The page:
Significant snow and freezing rain is expected to hit the South Coast, threatening the lives and well-being of people experiencing homelessness while crippling access to roads for emergency responders.
Beginning Thursday night and through Friday, Environment Canada is expecting 20 to 30 centimetres of snow. The snow will change to freezing rain by around noon Friday in Vancouver and by evening in the Fraser Valley, where cold air will linger longer. Environment Canada meteorologist Bobby Sekhon said the freezing rain could last 12 to 36 hours depending on the area.
The weather is expected to cause significant and widespread disruption — a first test for Bowinn Ma, B.C.'s new Minister of Emergency Management and Climate Readiness.
“Our government is doing everything that we can to make sure that people are safe and kept warm while we weather these storms," said Ma, at a press conference on Thursday afternoon in Downtown Vancouver.
"Events like this are an example of the important coordination role of this new ministry. We’ll continue to work together to strengthen our preparedness and mitigation.”
Ma’s mandate with respect to emergency response, issued Dec.7, is to “support urgent coordinated government response to communities in times of emergency and review systems to ensure they are prepared for urgent response, incorporating lessons learned from previous emergencies.”
The minister held the press conference with officials from the River Forecast Centre and Environment Canada, as well as Minister of Transportation and Infrastructure Rob Fleming.
Ma’s ministry incorporates what is formerly Emergency Management BC, once a division of the public safety ministry.
She said her ministry, formed this month in response to a growth of powerful weather events, has been in contact with 21 communities to coordinate warming centres for people without shelter. The provincial government offers financial support to non-profit groups and municipalities with respect to homeless shelters. Ma was unable to provide an estimate on how many people are at peril with this latest round of inclement weather.
Already 'challenged' road contractors to face worsening conditions
The provincial government is also responsible for clearing snow and ice from highways.
After the snow, the rain is expected to freeze on impact, creating a sheet of ice on roads and highways. South Coast residents from Vancouver Island to the Fraser Valley are being warned of the potential for highway closures.
Fleming said Highway 4 to Tofino and the Malahat Highway will be most impacted by freezing conditions. He also said highways out of the Fraser Valley to the Interior (Trans Canada, Coquihalla and Crowsnest) could be dangerous. The ministry is warning these highways could be closed.
Road travel advisories have been issued for the Lower Mainland, southern Interior and southern Vancouver Island. People are being asked to avoid non-essential travel until at least Saturday afternoon when temperatures will have warmed.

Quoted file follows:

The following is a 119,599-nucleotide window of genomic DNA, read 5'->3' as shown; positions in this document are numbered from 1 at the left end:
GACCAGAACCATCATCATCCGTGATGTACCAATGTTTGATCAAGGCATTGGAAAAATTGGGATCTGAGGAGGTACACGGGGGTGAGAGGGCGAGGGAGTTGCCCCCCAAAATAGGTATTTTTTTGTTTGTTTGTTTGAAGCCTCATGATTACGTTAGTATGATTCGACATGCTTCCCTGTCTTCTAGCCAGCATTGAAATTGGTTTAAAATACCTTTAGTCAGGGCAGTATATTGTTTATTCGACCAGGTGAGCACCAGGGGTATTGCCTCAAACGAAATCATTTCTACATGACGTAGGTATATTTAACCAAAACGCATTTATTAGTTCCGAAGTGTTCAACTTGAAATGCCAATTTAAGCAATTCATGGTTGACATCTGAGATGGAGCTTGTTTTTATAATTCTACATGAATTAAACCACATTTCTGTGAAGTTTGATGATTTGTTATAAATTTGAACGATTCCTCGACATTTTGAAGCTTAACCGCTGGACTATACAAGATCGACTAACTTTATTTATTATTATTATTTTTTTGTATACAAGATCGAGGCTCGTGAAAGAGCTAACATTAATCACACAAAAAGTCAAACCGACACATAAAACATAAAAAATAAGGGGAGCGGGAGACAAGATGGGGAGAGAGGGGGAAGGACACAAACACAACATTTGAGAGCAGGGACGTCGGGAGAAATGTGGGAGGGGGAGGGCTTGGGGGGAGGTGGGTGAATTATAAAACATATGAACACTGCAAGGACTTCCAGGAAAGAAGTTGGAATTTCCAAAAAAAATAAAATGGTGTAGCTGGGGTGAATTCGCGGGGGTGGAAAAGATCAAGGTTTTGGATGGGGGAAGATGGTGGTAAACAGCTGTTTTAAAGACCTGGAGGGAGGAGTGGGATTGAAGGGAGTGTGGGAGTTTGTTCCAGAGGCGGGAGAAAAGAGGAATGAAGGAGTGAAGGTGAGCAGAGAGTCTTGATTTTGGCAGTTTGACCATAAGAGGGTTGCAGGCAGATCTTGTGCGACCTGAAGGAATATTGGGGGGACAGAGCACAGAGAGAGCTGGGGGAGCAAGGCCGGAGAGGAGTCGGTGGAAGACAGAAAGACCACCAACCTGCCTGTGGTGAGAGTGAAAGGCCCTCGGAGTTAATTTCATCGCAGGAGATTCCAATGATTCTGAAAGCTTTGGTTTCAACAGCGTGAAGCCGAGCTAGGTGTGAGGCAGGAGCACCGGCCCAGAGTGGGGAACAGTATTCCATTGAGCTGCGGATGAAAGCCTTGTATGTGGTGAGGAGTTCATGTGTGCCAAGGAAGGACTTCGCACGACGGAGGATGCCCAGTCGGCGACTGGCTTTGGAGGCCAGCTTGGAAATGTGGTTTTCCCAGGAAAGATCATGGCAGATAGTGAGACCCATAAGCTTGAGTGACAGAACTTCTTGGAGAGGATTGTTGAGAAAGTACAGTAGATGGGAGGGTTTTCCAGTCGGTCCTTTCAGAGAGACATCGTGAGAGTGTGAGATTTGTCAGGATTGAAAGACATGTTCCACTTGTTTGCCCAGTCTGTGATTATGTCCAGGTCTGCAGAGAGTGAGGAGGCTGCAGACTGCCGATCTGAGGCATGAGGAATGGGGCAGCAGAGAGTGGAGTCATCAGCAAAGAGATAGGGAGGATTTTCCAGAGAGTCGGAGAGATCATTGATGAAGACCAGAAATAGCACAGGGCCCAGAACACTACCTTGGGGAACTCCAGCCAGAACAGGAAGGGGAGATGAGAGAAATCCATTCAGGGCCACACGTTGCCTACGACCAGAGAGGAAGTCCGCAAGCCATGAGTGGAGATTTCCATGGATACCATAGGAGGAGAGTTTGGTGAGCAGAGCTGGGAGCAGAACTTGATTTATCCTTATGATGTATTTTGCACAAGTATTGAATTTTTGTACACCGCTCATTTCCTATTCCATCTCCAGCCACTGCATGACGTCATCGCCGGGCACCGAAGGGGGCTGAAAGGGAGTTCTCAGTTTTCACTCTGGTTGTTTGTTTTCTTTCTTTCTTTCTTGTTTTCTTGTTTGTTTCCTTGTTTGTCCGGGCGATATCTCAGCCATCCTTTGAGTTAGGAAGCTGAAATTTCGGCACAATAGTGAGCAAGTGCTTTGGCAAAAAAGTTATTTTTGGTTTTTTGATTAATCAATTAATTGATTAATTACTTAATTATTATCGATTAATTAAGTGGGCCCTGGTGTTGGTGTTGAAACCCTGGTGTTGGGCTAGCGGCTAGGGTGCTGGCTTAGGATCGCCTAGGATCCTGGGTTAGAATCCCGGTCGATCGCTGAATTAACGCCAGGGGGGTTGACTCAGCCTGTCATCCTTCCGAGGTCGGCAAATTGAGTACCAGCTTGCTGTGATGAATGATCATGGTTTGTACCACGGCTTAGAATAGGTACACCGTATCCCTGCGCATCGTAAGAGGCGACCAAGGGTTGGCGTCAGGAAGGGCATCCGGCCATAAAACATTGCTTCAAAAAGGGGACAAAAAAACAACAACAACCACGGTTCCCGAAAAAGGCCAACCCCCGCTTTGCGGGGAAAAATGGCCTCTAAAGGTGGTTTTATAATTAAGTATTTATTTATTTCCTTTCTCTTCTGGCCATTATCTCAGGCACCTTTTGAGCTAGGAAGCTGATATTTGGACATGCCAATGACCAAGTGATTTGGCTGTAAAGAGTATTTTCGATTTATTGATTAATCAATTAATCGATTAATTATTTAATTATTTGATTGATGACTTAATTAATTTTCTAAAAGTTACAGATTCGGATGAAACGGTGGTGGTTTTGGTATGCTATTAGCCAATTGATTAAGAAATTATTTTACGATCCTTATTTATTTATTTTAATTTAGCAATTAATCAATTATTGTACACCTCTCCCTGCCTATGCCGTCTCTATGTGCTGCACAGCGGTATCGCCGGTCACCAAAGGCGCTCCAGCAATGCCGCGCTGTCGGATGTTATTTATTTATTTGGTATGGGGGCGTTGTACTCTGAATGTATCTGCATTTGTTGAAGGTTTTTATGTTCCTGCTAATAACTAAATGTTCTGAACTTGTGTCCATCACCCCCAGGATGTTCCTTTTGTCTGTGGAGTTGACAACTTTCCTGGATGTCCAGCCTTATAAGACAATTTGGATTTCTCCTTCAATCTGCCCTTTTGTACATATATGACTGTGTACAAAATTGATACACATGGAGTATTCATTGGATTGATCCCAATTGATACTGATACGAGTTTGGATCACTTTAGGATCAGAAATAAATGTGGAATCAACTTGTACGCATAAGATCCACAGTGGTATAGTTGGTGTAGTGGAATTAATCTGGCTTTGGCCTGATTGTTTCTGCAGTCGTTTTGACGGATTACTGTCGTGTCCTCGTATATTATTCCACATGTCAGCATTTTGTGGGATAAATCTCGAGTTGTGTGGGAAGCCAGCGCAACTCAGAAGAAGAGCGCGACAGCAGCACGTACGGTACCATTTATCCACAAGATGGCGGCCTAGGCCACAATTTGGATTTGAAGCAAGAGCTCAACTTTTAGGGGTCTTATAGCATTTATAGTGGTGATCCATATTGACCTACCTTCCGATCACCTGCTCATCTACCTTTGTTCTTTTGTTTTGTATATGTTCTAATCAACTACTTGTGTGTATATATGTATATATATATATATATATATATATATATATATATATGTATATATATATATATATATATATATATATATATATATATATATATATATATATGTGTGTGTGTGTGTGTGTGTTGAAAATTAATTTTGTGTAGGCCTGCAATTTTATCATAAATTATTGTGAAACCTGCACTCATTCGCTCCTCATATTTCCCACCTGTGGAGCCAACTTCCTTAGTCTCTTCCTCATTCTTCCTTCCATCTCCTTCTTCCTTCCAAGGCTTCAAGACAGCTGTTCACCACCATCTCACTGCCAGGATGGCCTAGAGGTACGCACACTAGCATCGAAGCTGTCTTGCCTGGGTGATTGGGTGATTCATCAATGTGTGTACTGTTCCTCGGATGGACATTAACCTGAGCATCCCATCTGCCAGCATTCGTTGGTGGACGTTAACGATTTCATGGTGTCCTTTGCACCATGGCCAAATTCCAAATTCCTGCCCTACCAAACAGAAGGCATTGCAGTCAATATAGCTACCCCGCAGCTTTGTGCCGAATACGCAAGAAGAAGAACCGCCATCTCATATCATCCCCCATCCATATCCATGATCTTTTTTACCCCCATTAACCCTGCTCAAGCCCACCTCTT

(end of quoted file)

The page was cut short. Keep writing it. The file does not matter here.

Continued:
Fleming said highway snow-clearing contractors have been "challenged" by recent snow storms (Lower Mainland bridges were not adequately plowed leading to accidents and closures) and the prospect of snow and freezing rain over the next two days will be a further test. He said contractors will be “fully deployed” but avoided answering questions as to whether there is enough snow clearing equipment on hand for Lower Mainland highways, in particular.
Asked if he would be conducting a special review of the snow-clearing contracts, Fleming said reviews are done regularly.
Ministry staff at the press conference defended highways left covered with compact snow, stating that is an acceptable standard even though winter tires are not mandated in the Lower Mainland.
The ministry said people who choose to drive should ensure vehicles are fuelled up and charged, and have extra water, food and necessary medications. And they “should be equipped with winter tires with adequate tread.”
Drivers are also asked to provide space for maintenance contractors on highways and refrain from passing equipment in operation until it is safe.
Disruptions expected for electricity, aircraft and ferries
The rain is also expected to freeze on tree branches, leading to what BC Hydro described as widespread power outages.
Although not a provincial responsibility, Ma said she has spoken to officials at Vancouver International Airport, where, as of Thursday afternoon, most arrivals and departures for Friday have been cancelled, adding more stranded passengers to those already in travel limbo from Tuesday’s snowstorm.
An atmospheric river is expected to usher in warm, wet air into the region, eventually bringing heavy rain on Sunday (Christmas Day). This, said Ma, is putting the River Forecast Centre on alert for flooding.
River Forecast Centre head Dave Campbell said Thursday that the prospect of moderate, localized flooding won’t begin until Sunday when melting begins in earnest. He said heavy rain will double up with melting snow. The good news, he said: snow pack in the mountains is unseasonably low.
Campbell urged people to ensure storm drains are clear of ice, snow and debris.
Meanwhile, Fleming said strong winds may cause BC Ferries to cancel sailings, a situation he said he is also overseeing.